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Agile Practices for Waterfall Projects: Shifting Processes for Competitive Advantage

PM WORLD BOOK REVIEW

pmwj23-jun2014-Lanier-IMAGE1 BOOKBook Title:  Agile Practices for Waterfall Projects: Shifting Processes for Competitive Advantage
Author:  Barbee Davis, PMP, PMI-ACP, PHR
Publisher:  J. Ross Publishing
List Price:   US$ 54.95        Format:  hard cover; 346 pages

Publication Date:   2013     ISBN: 9781604270839
Reviewer:      Alicia L. Lanier, PE
Review Date:              May 2014

 
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Most of my work has been in civil engineering, where projects are typically managed as waterfall projects, or at least under the illusion of being managed as such. Several years ago I was searching for more effective tools in managing aspects of these waterfall projects that truly are complex and ambiguous, and in many cases depending on multi-disciplinary, distributed teams.  Along the way, I learned about agile philosophy and practices. I wish someone had handed me this book 5 years ago, when I started my Agile-learning journey. I reviewed this book because I wanted to learn more about how to incorporate agile practices into these types of projects, instead of having either an agile project or a waterfall project.

The author makes the distinction between ‘Big Agile’ (philosophy) and ‘little agile’ (approaches that are more specific to certain types of projects and industries).  In the author’s words, “you cannot ’do’ Agile, you have to ‘be’ Agile.”  This book begins with a compelling argument for the need for Agile now, as added to but not entirely replacing traditional processes, resulting in a hybrid management process.

The language is approachable, and helps a project manager or other team member understand what agile is, and if agile is a good candidate for their project.  The author provides an overview of the history of agile, followed by how to start agile teams, important tools for Agile teams to use, estimating tools for Agile projects, scaling to the enterprise level, and working with distributed teams. As an Agile practitioner, I especially appreciate the chapter devoted to shifts and changes required of me as well as those required of my organization.  And as the mother of a teenager, I encourage the reader to seek out the section on managing Millennials!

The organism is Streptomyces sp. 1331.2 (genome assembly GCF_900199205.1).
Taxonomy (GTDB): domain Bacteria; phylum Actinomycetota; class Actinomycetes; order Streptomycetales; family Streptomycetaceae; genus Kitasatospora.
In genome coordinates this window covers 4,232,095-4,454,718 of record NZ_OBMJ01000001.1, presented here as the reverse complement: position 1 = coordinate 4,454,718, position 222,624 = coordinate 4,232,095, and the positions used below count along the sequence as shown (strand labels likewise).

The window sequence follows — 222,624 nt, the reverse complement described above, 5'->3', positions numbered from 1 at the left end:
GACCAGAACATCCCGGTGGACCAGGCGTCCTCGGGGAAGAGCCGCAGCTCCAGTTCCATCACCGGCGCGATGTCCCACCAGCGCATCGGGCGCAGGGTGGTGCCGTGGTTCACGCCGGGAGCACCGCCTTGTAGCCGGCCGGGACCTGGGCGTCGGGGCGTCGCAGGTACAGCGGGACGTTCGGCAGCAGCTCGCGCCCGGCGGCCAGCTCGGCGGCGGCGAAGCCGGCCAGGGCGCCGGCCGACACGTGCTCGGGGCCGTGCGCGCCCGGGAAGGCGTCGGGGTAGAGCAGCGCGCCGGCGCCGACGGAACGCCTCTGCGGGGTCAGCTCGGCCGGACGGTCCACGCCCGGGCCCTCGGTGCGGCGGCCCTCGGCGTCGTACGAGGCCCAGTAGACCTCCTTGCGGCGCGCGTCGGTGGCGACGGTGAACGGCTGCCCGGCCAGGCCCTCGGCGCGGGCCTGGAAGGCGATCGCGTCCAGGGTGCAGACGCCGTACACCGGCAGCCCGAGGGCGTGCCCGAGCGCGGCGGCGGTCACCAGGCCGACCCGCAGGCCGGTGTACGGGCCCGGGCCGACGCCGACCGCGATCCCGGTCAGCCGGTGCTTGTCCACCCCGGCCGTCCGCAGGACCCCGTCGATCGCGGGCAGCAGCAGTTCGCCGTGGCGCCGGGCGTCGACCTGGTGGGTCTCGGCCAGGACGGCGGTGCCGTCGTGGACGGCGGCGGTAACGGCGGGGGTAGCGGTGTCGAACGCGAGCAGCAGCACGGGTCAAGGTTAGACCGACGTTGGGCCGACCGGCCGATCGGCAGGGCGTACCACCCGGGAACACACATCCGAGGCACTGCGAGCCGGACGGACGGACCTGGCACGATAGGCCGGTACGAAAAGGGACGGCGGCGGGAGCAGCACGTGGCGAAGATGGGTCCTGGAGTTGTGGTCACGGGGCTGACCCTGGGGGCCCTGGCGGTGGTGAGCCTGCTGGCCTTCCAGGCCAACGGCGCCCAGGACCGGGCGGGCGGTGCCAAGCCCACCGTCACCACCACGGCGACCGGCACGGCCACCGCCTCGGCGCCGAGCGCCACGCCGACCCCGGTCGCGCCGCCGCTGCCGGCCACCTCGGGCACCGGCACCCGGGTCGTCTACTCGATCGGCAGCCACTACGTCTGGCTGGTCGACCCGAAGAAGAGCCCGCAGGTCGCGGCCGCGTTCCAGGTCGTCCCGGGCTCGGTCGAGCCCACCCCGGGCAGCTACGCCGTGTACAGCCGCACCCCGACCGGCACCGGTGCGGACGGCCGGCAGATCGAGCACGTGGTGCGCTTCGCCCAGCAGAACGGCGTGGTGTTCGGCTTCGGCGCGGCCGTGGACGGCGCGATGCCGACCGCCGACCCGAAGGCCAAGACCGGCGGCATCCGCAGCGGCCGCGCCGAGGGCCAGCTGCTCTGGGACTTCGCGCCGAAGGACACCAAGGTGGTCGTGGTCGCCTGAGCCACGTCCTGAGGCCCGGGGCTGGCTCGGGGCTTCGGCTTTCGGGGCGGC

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To read entire Book Review (click here)

About the Reviewer

pmwj23-jun2014-Lanier-IMAGE1 REVIEWERAlicia L. Lanier, PEflag-usa

Portland, Oregon

Alicia L. Lanier is a project management consultant, professional engineer, and facilitator. She has managed her firm, Lanier Consulting, LLC, for more than 12 years, successfully helping teams tackle projects over a broad range of disciplines and scale.  Ms. Lanier brings in “Big Agile” and “little agile” to typically waterfall projects, teaching teams facilitation techniques, coaching staff on project management concepts, and providing individualized project management tools for long-term sustainability.
www.Lanier-Consulting.com

Editor’s note:  This book review was the result of cooperation between the publisher, PM World and the Portland, Oregon, USA Chapter of the Project Management Institute (PMI Portland Chapter – www.pmi-portland.org). Publishers provide the books to the PMI Portland Chapter, where they are offered free to PMI members to review; book reviews are published in the PM World Journal and PM World Library.  Reviewers can keep the books and claim PDUs for PMP recertification.  PMI Portland Chapter members are generally mid-career professionals, the audience for most project management books.  If you are an author or publisher of a project management-related book, and would like the book reviewed through this program, please contact [email protected] or [email protected].